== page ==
Social phobias

Social phobias are characterized by an obsessive fear of attention from the experience of others in a relatively small group of people (as opposed to the crowd), which leads to avoidance of social situations. Unlike most other phobias, social phobias are equally frequent in males and females. Social phobia can wear isolated character and be in the specific nature of fear - at public speaking, eating, encounters with the opposite sex. If phobic experiences apply to all situations outside the family circle, talking about the diffuse nature of social phobia social anxiety disorder. An important can be the fear of vomiting in public. In some cultures, particularly intimidating may be a direct clash with eye to eye. Most significantly it expressed avoidance of situations that in extreme cases can lead to almost complete social isolation.

The estimated premorbid strict upbringing in childhood, lack of encouragement from parents, forming a low level of self-esteem. The desire by all means to win the interest and acceptance of others.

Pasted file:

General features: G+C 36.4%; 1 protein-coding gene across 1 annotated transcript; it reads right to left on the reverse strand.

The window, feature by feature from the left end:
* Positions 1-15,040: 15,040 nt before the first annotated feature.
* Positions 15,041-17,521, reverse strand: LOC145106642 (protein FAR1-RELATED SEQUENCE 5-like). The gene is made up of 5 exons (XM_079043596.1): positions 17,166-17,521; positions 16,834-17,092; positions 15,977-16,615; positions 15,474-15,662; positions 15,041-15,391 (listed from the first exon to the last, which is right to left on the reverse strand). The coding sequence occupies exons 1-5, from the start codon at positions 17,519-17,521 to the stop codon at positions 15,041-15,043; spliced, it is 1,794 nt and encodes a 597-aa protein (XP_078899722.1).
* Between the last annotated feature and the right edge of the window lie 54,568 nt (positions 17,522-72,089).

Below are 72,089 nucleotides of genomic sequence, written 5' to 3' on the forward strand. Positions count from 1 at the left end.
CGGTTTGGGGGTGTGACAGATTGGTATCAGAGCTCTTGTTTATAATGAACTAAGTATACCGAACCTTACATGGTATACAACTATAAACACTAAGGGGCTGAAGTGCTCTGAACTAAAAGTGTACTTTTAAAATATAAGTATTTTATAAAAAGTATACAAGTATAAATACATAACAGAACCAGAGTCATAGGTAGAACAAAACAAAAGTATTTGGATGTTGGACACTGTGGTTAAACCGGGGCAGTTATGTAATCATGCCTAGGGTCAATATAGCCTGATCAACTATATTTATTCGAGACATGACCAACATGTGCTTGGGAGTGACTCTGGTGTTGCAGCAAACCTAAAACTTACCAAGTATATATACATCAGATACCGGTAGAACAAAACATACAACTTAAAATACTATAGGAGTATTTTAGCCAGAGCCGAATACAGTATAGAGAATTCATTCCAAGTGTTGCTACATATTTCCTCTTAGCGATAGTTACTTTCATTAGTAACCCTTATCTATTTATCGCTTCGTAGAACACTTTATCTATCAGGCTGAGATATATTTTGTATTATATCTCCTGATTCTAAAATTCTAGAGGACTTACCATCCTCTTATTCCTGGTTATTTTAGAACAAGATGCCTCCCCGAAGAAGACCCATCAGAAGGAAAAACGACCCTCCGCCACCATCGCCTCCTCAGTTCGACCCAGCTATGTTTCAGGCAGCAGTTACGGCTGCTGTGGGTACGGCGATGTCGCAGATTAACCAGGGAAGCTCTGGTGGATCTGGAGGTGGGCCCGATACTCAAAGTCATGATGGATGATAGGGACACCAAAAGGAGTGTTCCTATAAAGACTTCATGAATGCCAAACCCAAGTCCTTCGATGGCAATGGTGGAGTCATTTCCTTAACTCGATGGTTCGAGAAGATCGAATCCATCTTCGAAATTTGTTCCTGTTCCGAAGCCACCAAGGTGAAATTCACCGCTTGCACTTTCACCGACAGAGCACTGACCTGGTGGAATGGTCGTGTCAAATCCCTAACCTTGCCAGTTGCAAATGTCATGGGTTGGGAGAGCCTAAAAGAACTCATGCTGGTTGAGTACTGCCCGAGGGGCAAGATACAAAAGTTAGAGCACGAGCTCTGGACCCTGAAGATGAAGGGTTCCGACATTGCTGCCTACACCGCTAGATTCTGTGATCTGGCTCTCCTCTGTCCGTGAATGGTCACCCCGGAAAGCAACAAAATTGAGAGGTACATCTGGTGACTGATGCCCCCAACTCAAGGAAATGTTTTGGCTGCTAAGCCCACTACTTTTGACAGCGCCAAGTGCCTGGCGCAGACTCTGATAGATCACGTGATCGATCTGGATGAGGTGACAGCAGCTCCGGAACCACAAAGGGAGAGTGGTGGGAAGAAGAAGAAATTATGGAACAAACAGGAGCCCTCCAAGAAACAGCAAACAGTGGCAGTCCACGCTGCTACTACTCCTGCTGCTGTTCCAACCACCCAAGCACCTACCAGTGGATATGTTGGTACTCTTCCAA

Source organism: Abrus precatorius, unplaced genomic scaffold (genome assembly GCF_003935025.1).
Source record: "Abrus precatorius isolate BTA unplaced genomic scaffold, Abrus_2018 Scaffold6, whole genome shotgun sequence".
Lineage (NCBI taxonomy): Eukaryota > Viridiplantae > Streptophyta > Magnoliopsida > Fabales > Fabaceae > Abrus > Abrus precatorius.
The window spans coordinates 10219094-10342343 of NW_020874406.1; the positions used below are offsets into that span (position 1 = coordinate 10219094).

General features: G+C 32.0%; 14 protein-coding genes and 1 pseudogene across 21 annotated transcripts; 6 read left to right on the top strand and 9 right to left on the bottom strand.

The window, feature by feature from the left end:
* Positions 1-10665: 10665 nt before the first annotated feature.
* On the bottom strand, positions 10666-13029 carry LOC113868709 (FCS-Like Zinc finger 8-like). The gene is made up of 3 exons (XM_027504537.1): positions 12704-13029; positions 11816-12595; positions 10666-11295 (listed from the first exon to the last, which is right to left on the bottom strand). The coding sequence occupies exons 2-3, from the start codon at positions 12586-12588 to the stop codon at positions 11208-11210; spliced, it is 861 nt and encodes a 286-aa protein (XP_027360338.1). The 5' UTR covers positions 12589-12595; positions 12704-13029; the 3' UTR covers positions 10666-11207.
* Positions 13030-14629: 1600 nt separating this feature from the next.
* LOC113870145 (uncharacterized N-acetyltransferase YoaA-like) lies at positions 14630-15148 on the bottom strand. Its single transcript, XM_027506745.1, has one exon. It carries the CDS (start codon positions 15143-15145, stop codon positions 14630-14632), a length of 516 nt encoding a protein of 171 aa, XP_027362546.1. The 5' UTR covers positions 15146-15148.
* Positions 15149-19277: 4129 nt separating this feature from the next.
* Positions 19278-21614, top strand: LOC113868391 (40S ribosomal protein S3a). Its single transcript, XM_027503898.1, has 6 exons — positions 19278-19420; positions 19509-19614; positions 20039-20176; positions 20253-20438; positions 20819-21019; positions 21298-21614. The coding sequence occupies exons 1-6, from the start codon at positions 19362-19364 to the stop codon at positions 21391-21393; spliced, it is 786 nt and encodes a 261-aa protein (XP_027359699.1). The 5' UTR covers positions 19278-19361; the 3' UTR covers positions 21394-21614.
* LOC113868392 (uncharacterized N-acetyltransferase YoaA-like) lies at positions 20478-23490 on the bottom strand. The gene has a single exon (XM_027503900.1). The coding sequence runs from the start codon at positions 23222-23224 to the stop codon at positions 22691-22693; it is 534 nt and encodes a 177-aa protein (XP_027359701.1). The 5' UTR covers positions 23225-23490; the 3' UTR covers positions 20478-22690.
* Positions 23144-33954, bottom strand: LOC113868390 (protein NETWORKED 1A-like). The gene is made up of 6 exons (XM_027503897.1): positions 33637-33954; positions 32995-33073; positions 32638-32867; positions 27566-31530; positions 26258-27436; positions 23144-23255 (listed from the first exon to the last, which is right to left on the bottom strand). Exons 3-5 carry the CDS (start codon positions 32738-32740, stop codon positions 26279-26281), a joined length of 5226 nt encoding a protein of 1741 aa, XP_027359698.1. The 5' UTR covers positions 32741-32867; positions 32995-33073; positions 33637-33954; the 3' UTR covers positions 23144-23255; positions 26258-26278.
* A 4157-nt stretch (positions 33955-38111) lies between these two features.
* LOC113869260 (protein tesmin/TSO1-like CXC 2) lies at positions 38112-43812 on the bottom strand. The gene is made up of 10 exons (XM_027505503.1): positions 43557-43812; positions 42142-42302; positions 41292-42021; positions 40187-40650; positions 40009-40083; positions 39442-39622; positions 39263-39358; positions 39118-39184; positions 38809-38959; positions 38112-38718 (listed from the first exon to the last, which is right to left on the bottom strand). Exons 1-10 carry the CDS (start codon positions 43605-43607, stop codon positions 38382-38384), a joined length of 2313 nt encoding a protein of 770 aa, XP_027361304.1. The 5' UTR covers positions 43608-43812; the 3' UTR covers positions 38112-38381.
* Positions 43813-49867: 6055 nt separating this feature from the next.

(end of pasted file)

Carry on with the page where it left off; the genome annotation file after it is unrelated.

Beginning in adolescence often with the fear response in the blackboard or any other valuation situations curable reflexively.

Fear of being the center of attention of others - fear of public speaking is combined with low self-esteem and fear of criticism.

Patients complain of redness of the face, a feeling of a lump in the throat, palpitations, dry mouth, weakness in the legs, inability to concentrate on the action.

Differential diagnosis. It should be distinguished from Anthropophobia with depressive episodes, in this case, take into account other criteria for depression. Secondary Anthropophobia may also be under delusion.

Frequently expressed and Agoraphobia and depressive disorders, and they can help to ensure that the patient becomes housebound. If the differentiation of social phobia and agoraphobia is difficult, agoraphobia should be coded in the first place as a primary disorder; should not make the diagnosis of depression, unless it reveals a full depressive syndrome.